An excellent article, Dan P. Lovallo and Olivier Sibony, ‘”Distortions and deceptions in strategic decisions,” McKinsey Quarterly, 2006, No. 1 at 21, presents among its many ideas three that I want to mark (See my post of Jan. 17, 2006 for other points from this article.).
A general counsel might insist that all recommendations made by the department’s administrator or senior lawyers include alternatives, “next-best” ideas. As the authors write, “this approach is useful not only to calibrate the level of the manager’s risk aversion but also to spot opportunities that a manager might otherwise consider insufficiently safe to present to senior management.” Push supporters of an idea to challenge their own proposals, to act like their own Devil’s Advocate (See my post of Jan. 10, 2006 on this and other methods to stir up creativity.).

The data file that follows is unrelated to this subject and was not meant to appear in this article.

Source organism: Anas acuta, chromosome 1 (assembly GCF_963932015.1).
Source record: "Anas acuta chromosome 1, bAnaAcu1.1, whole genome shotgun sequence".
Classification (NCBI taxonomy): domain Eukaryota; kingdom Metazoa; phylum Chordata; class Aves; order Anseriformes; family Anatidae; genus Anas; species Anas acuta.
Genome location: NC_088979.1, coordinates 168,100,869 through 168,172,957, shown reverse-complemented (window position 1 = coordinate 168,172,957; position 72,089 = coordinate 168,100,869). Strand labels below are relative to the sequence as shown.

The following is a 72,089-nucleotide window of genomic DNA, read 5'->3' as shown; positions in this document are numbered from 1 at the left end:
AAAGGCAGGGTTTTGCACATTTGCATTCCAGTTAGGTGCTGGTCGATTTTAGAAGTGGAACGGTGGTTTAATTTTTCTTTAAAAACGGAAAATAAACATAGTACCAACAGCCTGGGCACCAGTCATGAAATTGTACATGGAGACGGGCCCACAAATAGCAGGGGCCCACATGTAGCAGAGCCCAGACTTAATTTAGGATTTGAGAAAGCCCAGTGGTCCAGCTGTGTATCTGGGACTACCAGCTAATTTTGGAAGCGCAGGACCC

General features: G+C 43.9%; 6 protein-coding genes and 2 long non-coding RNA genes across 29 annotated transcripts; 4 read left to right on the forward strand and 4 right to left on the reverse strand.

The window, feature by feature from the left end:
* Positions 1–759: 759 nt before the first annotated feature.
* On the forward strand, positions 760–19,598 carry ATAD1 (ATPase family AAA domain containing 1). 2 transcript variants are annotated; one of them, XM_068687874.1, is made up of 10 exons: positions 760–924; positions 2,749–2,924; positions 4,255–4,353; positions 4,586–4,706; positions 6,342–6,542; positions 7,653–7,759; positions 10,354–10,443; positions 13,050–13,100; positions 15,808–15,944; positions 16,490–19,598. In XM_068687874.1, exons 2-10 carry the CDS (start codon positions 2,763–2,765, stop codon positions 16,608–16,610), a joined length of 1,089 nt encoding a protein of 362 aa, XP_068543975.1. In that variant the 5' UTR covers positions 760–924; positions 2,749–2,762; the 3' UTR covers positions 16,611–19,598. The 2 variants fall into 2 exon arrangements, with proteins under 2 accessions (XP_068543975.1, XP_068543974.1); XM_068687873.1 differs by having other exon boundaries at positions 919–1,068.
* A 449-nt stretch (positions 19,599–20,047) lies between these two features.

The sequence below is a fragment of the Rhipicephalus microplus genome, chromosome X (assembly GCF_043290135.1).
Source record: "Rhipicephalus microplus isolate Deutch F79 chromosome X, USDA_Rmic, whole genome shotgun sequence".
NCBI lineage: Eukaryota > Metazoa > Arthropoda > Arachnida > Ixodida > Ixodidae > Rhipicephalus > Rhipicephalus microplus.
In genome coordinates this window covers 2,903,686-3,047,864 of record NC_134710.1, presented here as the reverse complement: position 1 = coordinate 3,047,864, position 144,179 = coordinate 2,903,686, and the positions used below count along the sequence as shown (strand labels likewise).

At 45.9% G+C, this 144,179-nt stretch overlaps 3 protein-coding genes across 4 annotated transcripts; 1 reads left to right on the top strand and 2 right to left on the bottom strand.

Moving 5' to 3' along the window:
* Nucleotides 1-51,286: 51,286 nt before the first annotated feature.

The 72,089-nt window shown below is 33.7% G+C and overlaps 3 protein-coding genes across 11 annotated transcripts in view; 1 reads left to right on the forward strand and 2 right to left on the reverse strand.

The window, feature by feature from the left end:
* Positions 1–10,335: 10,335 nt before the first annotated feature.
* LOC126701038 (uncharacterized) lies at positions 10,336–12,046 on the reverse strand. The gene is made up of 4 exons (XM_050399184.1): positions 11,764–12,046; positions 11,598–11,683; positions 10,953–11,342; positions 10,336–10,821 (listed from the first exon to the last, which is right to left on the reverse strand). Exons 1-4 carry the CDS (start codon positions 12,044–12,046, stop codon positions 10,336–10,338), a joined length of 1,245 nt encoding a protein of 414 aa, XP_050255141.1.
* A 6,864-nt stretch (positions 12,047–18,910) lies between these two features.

The authors also recommend that instead of having each lawyer present a favored option, the general counsel might ask each lawyer to advocate another’s favorite. If you have to explain your position to someone who will be your spokesperson, you organize your thoughts and hear your own arguments. Surrogate presenters help foster rational debate instead of a battle of egos; they help people be more objective about someone else’s idea.
The third tip focuses on the decision that needs to be made at the moment: “One key principle, for instance, is clearly distinguishing a discussion meant to reach a decision from one meant to align the team, to increase its commitment, or to support a project champion.” A meeting framed to make a decision runs differently and might include different participants than a meeting that aims at one or more of the other decision goals.